Most of the major action scenes are controlled by a series of Simon-style copying games. The action will play out, and lights will pop up on the screen which you have to copy with the controls. The cutscenes carries on, until you make a mistake, at which point you’ll see your character getting into problems. You have a number of “lives” equating to the number of mistakes you’re allowed to make before you’ve failed. Fortunately for the reaction impaired, there’s an easy difficulty mode that shouldn’t cause too many problems. The system of controlling the action actually works quite well. It keeps you involved during the action, while allowing for exciting events that wouldn’t quite be possible under the direct control of the player. It also adapts quite well to the action. In a fast paced fight scene you’ll be rapidly pressing keys, while playing guitar they’re rhythmically timed, and while dodging things during a chase you’ll be pressing buttons to jump out of the way. The major problem with the system is that you end up concentrating on copying the controls and miss what’s actually happening on the screen. Thankfully, the cutscenes can be watched on their own from the menu once you’ve completed them. And they’re some of the most spectacular action cutscenes to be found in any game.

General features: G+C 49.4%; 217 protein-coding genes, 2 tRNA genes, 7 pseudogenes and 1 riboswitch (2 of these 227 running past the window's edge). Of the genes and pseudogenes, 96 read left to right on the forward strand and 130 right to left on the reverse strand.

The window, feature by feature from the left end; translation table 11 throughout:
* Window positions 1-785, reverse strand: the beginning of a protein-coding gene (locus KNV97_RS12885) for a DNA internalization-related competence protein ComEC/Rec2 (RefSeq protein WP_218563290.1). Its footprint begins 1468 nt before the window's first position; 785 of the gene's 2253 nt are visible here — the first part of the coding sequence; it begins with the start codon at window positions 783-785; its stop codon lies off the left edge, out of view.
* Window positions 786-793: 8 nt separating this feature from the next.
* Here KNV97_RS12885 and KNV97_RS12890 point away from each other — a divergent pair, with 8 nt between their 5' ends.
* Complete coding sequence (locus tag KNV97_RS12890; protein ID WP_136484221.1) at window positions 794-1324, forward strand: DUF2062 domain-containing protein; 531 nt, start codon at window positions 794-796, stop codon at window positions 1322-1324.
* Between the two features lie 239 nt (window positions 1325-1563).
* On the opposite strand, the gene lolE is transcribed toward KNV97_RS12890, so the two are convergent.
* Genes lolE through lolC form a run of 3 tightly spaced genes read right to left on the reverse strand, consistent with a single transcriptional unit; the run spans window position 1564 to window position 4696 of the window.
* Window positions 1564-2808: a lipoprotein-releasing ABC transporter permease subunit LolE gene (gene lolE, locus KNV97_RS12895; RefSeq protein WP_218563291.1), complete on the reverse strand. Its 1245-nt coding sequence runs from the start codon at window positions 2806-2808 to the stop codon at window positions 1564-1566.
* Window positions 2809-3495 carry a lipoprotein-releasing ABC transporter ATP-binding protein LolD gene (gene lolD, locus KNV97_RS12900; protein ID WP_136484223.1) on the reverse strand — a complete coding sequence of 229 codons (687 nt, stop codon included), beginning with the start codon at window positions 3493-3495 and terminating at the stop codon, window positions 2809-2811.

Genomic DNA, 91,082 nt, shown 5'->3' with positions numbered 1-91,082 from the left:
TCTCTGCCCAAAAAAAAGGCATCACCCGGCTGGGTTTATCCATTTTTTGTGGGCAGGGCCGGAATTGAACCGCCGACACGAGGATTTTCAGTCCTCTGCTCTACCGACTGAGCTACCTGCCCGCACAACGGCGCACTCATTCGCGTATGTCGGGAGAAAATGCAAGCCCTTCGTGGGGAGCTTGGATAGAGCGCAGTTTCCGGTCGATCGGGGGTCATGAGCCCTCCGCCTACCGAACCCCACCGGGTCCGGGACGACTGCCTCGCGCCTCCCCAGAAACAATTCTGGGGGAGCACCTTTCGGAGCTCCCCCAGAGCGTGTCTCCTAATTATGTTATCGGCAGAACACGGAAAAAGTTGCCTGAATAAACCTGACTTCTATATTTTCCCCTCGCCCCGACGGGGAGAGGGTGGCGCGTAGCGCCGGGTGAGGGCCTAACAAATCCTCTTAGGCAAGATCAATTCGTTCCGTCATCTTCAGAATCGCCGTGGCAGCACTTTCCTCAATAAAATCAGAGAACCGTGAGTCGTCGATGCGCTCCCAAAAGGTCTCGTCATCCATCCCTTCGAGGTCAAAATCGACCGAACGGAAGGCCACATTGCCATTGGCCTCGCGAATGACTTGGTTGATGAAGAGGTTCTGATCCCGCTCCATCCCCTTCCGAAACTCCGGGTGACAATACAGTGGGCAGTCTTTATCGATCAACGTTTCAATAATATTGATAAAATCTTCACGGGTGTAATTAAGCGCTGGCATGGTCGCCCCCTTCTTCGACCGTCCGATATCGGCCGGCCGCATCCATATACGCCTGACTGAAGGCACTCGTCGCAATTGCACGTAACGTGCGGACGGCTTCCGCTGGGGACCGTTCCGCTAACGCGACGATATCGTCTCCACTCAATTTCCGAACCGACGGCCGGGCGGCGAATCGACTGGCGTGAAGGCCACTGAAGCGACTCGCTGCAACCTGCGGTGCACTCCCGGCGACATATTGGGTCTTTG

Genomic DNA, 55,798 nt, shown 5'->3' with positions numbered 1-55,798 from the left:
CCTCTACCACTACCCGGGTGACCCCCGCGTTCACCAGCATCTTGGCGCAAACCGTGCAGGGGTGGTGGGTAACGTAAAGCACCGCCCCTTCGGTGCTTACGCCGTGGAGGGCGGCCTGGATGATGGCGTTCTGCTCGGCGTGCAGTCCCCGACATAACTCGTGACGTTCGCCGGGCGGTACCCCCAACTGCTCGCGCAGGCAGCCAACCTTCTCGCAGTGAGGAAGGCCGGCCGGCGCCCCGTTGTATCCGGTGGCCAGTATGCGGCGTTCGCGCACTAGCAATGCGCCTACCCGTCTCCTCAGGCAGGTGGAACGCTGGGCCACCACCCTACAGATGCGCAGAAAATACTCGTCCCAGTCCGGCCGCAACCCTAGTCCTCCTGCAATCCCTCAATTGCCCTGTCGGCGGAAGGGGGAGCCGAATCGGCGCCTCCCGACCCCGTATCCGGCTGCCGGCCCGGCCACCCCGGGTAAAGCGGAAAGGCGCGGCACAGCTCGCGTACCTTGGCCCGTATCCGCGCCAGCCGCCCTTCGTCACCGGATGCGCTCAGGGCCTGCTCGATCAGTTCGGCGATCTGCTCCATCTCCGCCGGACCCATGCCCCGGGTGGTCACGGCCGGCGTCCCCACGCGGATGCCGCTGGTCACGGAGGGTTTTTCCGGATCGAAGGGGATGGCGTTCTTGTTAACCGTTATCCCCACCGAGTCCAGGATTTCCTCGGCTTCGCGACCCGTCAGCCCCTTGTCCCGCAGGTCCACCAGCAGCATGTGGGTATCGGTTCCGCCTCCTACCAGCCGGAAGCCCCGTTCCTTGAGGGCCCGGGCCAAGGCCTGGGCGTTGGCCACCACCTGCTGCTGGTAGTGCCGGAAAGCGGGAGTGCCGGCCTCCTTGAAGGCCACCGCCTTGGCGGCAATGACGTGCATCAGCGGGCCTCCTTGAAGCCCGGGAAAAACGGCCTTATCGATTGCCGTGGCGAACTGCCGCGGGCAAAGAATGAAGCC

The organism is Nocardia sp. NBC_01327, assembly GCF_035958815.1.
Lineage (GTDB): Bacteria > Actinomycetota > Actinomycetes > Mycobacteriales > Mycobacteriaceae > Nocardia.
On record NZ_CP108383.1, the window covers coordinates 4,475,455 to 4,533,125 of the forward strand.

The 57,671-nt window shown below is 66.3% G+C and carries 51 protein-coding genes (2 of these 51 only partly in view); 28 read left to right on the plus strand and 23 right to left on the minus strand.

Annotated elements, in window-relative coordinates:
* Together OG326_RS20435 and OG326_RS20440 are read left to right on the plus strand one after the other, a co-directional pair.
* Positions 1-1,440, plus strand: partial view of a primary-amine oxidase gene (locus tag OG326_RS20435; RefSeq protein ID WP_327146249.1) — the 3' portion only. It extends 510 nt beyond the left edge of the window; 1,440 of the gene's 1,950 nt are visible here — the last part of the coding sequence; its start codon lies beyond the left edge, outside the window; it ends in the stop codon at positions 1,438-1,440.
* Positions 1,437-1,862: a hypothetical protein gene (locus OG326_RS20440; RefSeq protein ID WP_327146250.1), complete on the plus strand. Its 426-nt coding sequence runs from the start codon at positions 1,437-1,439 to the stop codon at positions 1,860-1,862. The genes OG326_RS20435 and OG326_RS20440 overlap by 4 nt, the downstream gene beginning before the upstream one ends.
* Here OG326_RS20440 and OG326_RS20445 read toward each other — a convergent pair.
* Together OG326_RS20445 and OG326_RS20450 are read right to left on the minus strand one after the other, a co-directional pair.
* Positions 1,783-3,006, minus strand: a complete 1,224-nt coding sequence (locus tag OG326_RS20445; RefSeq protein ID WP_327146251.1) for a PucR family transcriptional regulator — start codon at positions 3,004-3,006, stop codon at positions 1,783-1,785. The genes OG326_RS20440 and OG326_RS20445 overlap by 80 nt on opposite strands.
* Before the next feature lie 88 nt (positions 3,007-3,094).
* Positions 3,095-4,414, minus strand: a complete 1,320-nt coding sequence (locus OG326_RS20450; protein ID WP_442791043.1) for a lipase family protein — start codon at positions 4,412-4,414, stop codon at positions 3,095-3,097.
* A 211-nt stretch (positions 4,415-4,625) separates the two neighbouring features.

Much harder to forgive are several “track and field” sections, consisting of rapidly alternating the left and right direction keys. This is a gameplay mechanic that should have gone out with the early computer sports games. It does coincide with physical exertion of the character, but that’s just another part of the character’s experience I’d rather not experience first-hand.

Graphically, the game isn’t bad, although it’s nothing special either. It does have a nice style to it though, with a slightly grainy filmic filter to it, which works well for atmosphere. In fact, the whole game has the feel of a film, and urgency is added by split screens showing simultaneous events. You might see the police walking towards you in a small window as you try to hide evidence in the main screen, for example. These things balance out any technical deficiencies.

Finally, I’ll mention that the game does contain adult content, including a sex scene with mild nudity. However, unlike the immature random nudity and sex references of the recently reviewed Midnight Nowhere, it’s adult in a good way. It has a proper storyline dealing with adult themes, and almost everything is there to serve the plot.

So Fahrenheit is far from perfect. But where it fails, it’s because it’s trying to do something different, and where it succeeds, it’s so good that its flaws are forgivable.

Save System Review: Automatically saves after each scene. Most things don’t need to be replayed however you do them, since the storyline adapts, although there’s the occasional replaying of a minute or two. Nothing too serious.

Arbitrary Final Score: 4 stars

Does Fahrenheit get your temperature rising or do the quick time events chill you to the bone? Comment in the forums!